Trigger warnings: discussions of gender, sex, non-binary identification, and discrimination related to those, medical talk, and underage sex.
“When are you getting married?” my mum asked me, as we went to get fish and chips a month before my brother’s wedding.
“Do you think a man would get married to someone who doesn’t want sex?” I replied.
“Oh… no,” she said.
“Then I’m not getting married.”
“But you could marry a girl,” my brother said, when I told him about the conversation. Never mind that same sex marriage isn’t legal here.
“I’m not interested in girls either,” I said. My brother doesn’t believe me, because I wear purple, and apparently only lesbians wear purple.
I asked my speech therapist what he thought I was, and he said he didn’t know, but only after hesitating, as if he didn’t know what the right answer would be.
The truth is that I am asexual. I get a lot of the people who are like “but you just haven’t had it good enough yet”, because they think they’re technically brilliant enough to elicit a reaction that my brain isn’t actually equipped for. I also get a lot of the “but if I can’t make you come, then I’m a failure” kind of people. To them, not being interested is a thing so incomprehensible that they have to fit me into their little box. It gets offensive, after a while, when they insist that they want to try because they find me so attractive that they have to try, but if I’m not going to react in the way that they have me do in their head, it’s like I can’t consent, and they would feel bad.
I used to explain it like this: “my brain doesn’t register it, so it’s just boring to me”. I stopped trying to explain it at all when that was repetitively met with responses along the lines of “but your body reacted! You just need to be trained better.”
Going through six months of physically invasive testing and surgery, with random medical people going on about “you have such a lovely uterus” and “your ovaries are perfect, are you sure you have problems”, is hell to me. Worse is “you’re underweight, you don’t have periods, you know that if you ate more you would get periods and that would mean you’re healthy again! Just eat more!”
I have had a period for the last six weeks. I can feel it coming out, and I can’t stop crying, and everything else is worse for it. “Just email the doctor, you trusted her enough to operate on you!” Never mind that I was forcibly stripped, misgendered, and then assaulted, and not allowed to leave. Never mind they tried to force me into a pregnancy test, and told me I couldn’t have my surgery, then took me in without telling me what they would be doing. Never mind that I only agreed to try it because I was told it was the only way to get the pain to stop, that there was no way they’d just take the lot out, since I hadn’t had enough counselling for them to be sure it was the best thing for me, and in thirty years I might have brittle bones, maybe. And then, she told the GP who told me that I couldn’t be asexual because I might meet a nice man and change my mind, and is therefore no longer my GP, that she was performing this procedure to improve my fertility… after she spent five minutes telling me there was nothing wrong with it, completely unprovoked, and in obliviousness to my increasing discomfort and attempts to make her shut up.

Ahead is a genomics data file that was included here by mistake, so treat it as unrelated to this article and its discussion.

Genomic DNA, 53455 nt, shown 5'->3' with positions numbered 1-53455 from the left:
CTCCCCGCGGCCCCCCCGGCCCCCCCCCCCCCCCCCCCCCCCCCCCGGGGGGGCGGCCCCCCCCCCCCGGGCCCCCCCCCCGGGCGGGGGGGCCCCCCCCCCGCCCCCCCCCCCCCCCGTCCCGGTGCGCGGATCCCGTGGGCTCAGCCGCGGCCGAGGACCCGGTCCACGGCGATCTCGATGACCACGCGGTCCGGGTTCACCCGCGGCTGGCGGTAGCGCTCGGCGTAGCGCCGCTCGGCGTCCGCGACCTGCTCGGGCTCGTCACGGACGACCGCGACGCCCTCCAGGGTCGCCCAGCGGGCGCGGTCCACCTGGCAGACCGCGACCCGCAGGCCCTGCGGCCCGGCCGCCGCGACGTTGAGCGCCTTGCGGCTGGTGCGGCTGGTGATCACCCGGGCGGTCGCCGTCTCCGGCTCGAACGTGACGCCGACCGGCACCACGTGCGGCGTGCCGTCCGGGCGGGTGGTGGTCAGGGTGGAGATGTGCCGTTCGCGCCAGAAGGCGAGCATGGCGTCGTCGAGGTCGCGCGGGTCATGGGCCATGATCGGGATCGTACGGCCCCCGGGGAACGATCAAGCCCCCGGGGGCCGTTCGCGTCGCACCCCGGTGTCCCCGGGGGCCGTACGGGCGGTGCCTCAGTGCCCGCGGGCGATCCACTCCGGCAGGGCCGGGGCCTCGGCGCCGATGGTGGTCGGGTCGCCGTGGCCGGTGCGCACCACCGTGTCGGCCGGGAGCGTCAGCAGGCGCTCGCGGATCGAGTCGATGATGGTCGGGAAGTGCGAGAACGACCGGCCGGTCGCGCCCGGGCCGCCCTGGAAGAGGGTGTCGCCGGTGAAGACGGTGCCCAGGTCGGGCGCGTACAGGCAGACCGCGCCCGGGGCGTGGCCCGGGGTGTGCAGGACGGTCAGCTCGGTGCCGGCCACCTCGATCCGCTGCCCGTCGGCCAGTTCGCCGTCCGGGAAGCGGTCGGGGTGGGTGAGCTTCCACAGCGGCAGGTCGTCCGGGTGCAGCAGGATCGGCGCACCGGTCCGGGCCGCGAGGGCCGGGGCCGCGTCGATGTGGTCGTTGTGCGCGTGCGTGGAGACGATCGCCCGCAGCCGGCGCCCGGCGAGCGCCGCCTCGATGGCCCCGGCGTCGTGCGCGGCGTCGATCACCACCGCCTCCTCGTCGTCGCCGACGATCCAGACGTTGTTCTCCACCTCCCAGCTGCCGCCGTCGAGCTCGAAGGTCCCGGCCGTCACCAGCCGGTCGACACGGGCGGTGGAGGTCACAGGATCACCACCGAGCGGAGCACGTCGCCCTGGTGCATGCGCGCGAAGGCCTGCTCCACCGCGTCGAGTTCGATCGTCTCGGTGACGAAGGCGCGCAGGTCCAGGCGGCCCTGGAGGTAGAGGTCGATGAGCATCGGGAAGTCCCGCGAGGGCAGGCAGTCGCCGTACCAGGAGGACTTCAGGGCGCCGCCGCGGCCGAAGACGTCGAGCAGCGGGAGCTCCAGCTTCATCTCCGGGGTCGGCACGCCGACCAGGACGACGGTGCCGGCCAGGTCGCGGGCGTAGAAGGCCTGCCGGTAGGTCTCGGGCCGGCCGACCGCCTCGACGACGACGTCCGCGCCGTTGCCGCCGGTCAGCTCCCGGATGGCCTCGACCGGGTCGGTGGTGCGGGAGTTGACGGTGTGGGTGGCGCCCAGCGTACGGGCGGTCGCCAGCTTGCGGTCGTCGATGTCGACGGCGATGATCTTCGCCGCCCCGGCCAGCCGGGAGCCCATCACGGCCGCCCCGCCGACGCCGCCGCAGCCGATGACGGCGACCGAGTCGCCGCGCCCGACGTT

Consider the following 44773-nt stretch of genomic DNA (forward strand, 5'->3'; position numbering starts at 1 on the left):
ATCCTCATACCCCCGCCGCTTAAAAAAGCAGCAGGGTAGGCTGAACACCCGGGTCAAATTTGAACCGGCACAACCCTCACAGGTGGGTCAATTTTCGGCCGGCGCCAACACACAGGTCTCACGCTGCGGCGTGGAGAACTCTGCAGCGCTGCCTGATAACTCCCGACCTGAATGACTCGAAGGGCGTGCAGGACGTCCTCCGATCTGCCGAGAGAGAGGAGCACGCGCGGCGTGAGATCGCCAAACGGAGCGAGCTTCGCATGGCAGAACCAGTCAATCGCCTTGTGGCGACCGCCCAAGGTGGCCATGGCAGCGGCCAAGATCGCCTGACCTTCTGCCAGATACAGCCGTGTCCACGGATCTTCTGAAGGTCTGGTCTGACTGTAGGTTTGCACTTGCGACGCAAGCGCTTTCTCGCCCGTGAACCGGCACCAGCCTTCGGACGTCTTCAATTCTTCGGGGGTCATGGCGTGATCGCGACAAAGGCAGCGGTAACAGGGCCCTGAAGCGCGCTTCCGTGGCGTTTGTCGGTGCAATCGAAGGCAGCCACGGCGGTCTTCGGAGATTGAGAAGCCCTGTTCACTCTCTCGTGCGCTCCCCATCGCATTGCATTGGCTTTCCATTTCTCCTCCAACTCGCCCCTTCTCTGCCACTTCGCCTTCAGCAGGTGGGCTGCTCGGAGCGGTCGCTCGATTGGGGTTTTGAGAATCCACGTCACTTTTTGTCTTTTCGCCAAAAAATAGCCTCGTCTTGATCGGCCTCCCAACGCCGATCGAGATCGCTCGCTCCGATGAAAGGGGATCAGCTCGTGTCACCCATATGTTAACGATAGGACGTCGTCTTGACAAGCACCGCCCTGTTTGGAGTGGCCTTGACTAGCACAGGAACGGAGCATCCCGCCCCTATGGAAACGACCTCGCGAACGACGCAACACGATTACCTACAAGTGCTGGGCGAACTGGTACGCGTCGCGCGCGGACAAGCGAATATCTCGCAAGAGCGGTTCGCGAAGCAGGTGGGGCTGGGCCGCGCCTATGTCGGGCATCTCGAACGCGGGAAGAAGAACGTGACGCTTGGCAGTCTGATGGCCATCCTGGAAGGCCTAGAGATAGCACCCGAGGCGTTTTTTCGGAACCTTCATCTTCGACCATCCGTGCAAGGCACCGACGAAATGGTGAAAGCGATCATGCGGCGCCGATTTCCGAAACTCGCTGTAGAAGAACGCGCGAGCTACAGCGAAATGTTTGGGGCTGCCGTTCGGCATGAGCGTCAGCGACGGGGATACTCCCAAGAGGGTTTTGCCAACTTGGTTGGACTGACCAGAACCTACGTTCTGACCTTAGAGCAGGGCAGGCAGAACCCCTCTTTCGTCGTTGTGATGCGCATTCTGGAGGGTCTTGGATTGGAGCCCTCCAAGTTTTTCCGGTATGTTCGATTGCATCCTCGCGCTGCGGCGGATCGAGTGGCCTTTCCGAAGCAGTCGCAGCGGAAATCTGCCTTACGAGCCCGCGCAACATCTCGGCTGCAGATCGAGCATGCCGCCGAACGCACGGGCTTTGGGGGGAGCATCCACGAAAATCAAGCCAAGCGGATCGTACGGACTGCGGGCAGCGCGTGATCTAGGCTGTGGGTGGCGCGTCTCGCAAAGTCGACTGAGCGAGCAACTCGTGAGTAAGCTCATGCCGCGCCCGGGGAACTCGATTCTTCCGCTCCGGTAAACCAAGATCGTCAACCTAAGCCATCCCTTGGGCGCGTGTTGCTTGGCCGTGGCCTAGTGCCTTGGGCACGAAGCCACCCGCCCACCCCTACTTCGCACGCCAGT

I don’t want periods. I actively took steps to stop them. It is in no way in my best interest to improve fertility, restore periods, or have these decisions made for me, because I am not a girl. I am genderfluid. I am not female, I am not male; I exist somewhere in between, where sometimes I forget I don’t have a penis, where the bits inside me are causing so much pain that it only makes sense to feel like they’re doing that because they’re not mine. I wear a skirt and a corset and heels because they’re practical, and people who go on about how wearing a corset makes things worse (also unprovoked) are only met with glares and silence. I speak silence very well, now. But all together, in the package that I create, they are me, and they are not feminine.
These things don’t necessarily go together. I’m not genderfluid because I’m asexual, I’m not asexual because I’m genderfluid. I’m not asexual because I was groomed for sex at 15 and forced into a paedophile ring and then vilified for both getting out and speaking out. I’m not genderfluid because my Barbies played with Power Rangers and rode around on remote controlled trucks. They both exist in me because that’s who I am.
It’s hard to get anything done when people can’t see that, or can’t see past it.